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Post Posted: Sun Sep 04, 2011 4:01 am 
 

I recently acquired a copy of the OSRIC RPG rules.

I see names like Matt Finch, Allan Grohe, David Prata and Stuart Marshall on the inside cover.  

It says that Matt Finch and Stuart Marshall own the name "OSRIC" and that Marshall was building on Finch's work.

It also says that Prata and Grohe did the initial work on OSRIC.

I am wondering...could you guys take a moment to describe your work on OSRIC?  

It would be interesting to know how the project started, what it was intended to do, legal hurdles to be cleared and how OSRIC evolved as it passed through different hands.

Would you mind explaining?


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Post Posted: Mon Sep 05, 2011 2:24 pm 
 

FormCritic wrote:I recently acquired a copy of the OSRIC RPG rules.

I see names like Matt Finch, Allan Grohe, David Prata and Stuart Marshall on the inside cover.  

It says that Matt Finch and Stuart Marshall own the name "OSRIC" and that Marshall was building on Finch's work.

It also says that Prata and Grohe did the initial work on OSRIC.

I am wondering...could you guys take a moment to describe your work on OSRIC?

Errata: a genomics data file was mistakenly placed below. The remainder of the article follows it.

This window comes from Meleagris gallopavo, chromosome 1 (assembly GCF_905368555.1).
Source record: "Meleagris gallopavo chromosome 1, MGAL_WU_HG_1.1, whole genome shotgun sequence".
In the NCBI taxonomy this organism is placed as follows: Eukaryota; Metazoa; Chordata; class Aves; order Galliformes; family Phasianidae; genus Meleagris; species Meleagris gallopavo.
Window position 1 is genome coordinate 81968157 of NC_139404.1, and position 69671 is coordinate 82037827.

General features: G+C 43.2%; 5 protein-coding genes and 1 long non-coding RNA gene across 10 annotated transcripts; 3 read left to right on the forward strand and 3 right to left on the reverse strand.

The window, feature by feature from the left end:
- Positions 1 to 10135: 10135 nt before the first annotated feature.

It would be interesting to know how the project started, what it was intended to do, legal hurdles to be cleared and how OSRIC evolved as it passed through different hands.

Would you mind explaining?


Probably better of asking on the K&K forums, but can you handle the answers?


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Post Posted: Mon Sep 05, 2011 4:38 pm 
 

JasonZavoda wrote:
Probably better of asking on the K&K forums, but can you handle the answers?


LOL. No real need to ask; just find the several threads where they beat the topic to death with various esoteric polearms.


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Post Posted: Thu Sep 08, 2011 12:20 am 
 

MetamorphosisSigma wrote:
LOL. No real need to ask; just find the several threads where they beat the topic to death with various esoteric polearms.


I don't know if I can handle the answers.  :cry:


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Post Posted: Thu Sep 08, 2011 1:17 pm 
 

I think Matt Finch did some explaining here last year some time, but I haven't looked very far for the posts yet. I may also have only been linked here to the posts elsewhere, but it did seem a sad end to the project from what I recall....